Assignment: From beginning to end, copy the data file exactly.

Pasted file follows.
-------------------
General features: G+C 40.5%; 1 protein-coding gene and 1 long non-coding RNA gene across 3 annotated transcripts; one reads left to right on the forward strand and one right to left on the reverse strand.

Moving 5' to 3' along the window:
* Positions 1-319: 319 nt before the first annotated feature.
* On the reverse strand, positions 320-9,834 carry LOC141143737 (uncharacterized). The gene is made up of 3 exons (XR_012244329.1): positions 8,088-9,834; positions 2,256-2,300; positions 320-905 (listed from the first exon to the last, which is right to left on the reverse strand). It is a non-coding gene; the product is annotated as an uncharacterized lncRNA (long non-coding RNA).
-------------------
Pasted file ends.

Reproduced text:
General features: G+C 40.5%; 1 protein-coding gene and 1 long non-coding RNA gene across 3 annotated transcripts; one reads left to right on the forward strand and one right to left on the reverse strand.

Moving 5' to 3' along the window:
* Positions 1-319: 319 nt before the first annotated feature.
* On the reverse strand, positions 320-9,834 carry LOC141143737 (uncharacterized). The gene is made up of 3 exons (XR_012244329.1): positions 8,088-9,834; positions 2,256-2,300; positions 320-905 (listed from the first exon to the last, which is right to left on the reverse strand). It is a non-coding gene; the product is annotated as an uncharacterized lncRNA (long non-coding RNA).